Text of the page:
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Mutually Agreed Norms for Routing Security (MANRS) 6 March 2018

Routing Security BoF – APRICOT 2018

By Aftab SiddiquiSenior Manager, Internet Technology - Asia-Pacific

On Sunday, 25 February, the first day of APRICOT 2018, a “Routing Security BoF” (birds of a feather: An informal discussion group) was organized to address the ever-growing routing related incidents happening on daily basis. We have discussed routing security in general within the Asia Pacific region but there was a need to have a platform for open and candid discussion among the network operator community to find a possible way forward, where operators can share their approach in securing their own infrastructure and keeping the internet routing table clean as well.

A quick introduction was provided by the moderator (Aftab Siddiqui) on why it is important to have this BoF. Here are the introductory slides:

The first technical community presenter was Yoshinobu Matsuzaki (Maz) from Internet Initiative Japan (IIJ), the first ISP in Japan started in 1992. IIJ is one of the few ISPs in the region implementing prefix filtering, source address validation for their end customers, and making sure that all their routing information is reflecting the current status in the peeringdb for AS2497. IIJ was the first Asia Pacific ISP to join MANRS (Mutually Agreed Norms for Routing Security), a global initiative, supported by the Internet Society, to work with operators, enterprises, and policymakers to implement crucial fixes needed to eliminate the most common routing threats.

The rest of the BoF was based on a panel discussion, with panelists representing some of the top global CDNs (Content Delivery Networks) along with the technical lead of the MANRS initiative from the Internet Society.

The discussion started with the following questions:

Q1. You just heard from one of the largest ISP in the region (IIJ) and, being one of the biggest CDN providers globally, what measures do you take to ensure that you are keeping the internet routing table clean?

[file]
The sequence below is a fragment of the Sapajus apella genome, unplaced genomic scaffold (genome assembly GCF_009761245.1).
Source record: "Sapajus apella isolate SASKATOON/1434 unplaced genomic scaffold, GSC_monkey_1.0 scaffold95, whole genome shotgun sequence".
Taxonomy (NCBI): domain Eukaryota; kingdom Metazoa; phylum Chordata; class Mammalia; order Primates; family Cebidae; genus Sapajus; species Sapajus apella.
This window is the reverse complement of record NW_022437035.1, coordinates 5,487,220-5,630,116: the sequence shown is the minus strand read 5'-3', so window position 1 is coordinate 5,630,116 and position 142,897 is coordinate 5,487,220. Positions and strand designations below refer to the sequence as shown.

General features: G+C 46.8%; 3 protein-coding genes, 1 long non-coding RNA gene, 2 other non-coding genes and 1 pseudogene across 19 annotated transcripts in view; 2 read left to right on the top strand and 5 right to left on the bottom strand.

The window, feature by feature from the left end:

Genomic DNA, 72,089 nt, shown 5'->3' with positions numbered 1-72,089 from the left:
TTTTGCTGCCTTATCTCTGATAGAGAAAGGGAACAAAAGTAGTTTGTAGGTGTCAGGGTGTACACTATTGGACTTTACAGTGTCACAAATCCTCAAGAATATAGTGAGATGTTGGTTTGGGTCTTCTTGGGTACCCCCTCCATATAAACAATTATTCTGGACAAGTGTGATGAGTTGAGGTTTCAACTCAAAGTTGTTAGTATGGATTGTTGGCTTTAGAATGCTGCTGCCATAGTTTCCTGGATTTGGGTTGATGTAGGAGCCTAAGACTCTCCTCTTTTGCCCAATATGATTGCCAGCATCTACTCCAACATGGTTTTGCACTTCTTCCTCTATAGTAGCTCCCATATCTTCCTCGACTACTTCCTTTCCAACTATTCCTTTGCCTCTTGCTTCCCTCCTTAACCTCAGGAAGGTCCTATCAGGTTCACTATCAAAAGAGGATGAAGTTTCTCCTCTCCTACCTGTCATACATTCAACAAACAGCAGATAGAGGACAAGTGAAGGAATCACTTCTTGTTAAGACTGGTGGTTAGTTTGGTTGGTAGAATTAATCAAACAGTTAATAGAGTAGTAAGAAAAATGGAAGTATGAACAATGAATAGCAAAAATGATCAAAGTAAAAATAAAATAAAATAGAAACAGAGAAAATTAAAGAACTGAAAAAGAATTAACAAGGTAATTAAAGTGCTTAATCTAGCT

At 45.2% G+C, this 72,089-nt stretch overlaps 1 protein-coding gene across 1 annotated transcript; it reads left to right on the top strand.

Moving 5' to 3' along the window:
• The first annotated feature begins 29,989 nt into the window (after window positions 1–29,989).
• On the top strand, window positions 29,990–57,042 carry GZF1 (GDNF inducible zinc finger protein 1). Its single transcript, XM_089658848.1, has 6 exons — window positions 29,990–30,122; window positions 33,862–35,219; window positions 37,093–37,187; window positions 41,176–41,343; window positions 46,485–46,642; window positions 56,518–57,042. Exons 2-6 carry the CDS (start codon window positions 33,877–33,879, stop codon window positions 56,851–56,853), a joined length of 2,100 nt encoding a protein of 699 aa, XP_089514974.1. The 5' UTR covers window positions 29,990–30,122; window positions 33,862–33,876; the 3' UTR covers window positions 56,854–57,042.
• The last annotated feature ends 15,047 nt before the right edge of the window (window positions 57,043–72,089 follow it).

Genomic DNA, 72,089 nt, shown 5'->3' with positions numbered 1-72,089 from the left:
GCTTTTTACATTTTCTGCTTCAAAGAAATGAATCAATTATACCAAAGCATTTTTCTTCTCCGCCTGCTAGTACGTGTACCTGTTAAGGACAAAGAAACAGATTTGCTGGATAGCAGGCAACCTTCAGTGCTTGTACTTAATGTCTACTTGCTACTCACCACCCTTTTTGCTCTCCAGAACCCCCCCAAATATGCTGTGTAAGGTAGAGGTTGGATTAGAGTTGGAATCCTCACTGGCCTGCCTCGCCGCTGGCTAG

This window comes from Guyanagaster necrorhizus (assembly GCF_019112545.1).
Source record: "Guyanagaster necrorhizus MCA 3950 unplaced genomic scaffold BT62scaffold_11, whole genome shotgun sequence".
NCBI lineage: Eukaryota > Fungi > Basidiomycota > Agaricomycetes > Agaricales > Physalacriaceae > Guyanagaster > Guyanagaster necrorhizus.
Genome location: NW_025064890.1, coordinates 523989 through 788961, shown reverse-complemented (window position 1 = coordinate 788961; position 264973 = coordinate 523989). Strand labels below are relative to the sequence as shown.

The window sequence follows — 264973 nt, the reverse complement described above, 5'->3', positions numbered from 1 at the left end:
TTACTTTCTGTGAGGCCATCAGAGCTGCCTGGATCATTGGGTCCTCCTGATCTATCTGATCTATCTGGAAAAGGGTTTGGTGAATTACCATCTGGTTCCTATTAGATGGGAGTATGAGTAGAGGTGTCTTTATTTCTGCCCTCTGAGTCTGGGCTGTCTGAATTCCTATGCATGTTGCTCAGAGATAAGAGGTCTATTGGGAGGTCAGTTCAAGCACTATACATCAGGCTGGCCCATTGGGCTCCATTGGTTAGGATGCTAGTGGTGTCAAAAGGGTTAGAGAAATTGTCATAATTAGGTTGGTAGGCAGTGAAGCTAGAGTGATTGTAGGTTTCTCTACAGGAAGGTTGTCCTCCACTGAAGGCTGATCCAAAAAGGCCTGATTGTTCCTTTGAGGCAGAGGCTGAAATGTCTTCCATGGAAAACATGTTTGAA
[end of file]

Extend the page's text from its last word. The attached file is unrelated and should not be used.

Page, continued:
A1 (summary). CDNs mostly rely on the peering fabrics and they do put filters in place to safeguard their infrastructure and also don’t usually pollute the global routing table. They can’t control any peer network and hence cannot avoid any accidental/intentional prefix hijack. To safeguard against such incidents, all CDNs actively monitor the global routing table to quickly fix incidents and reduce the outage or impact.

Q2. There are ISPs that implement routing security and there those who don’t. Do you have the same peering policies for both? Do you enforce any policy to make sure that your peering partners are doing the right things?

A2 (summary). It is not possible for CDNs to create different peering policies on the basis of network reputation, but they do make sure that they have good visibility of the network in order to find the problem as early as possible. Also, it is hard for CDNs to de-peer in case of an incident because there are commercial interests in place as well. The counter argument from Andrei (ISOC) was: CDNs can’t apply different policies to networks/peers on the basis of reputation because it is realistically difficult to differentiate the bad from the majority of good peers. This is where MANRS can provide a platform to show if a network is accidentally/intentionally polluting the internet routing table.

Q3. Do you see any benefit of RPKI and BGPSEC to secure internet routing in the future?

A3 (summary). It was clear from the discussion that BGPSEC is too new to have any constructive discussion; there are many changes required in the protocol and even after that it is optional for a peer to use BGPSEC. However, RPKI can play some role in the future but at the moment no CDN is actively pursuing RPKI as a solution. The topic of RPKI resulted in some interesting debate between Geoff Huston and panelists.

At the end of the panel discussion we asked four questions through an interactive poll and the results were very interesting and encouraging.

Around 62 members of the community participated in this poll, which clearly shows that the vast majority of them consider routing security a problem we need to address. While some are not clear if there was an impact on internet services because of routing security incidents (lack of data), it was very clear that networks don’t follow guidelines to implement routing security because there is no incentive for them to do so. At the end the clear winner was MANRS, as most respondents believe that only a community-driven initiative such as MANRS can convince the network operators to implement routing security. (Here’s how to join MANRS.)

Disclaimer: Viewpoints expressed in this post are those of the author and may or may not reflect official Internet Society positions.

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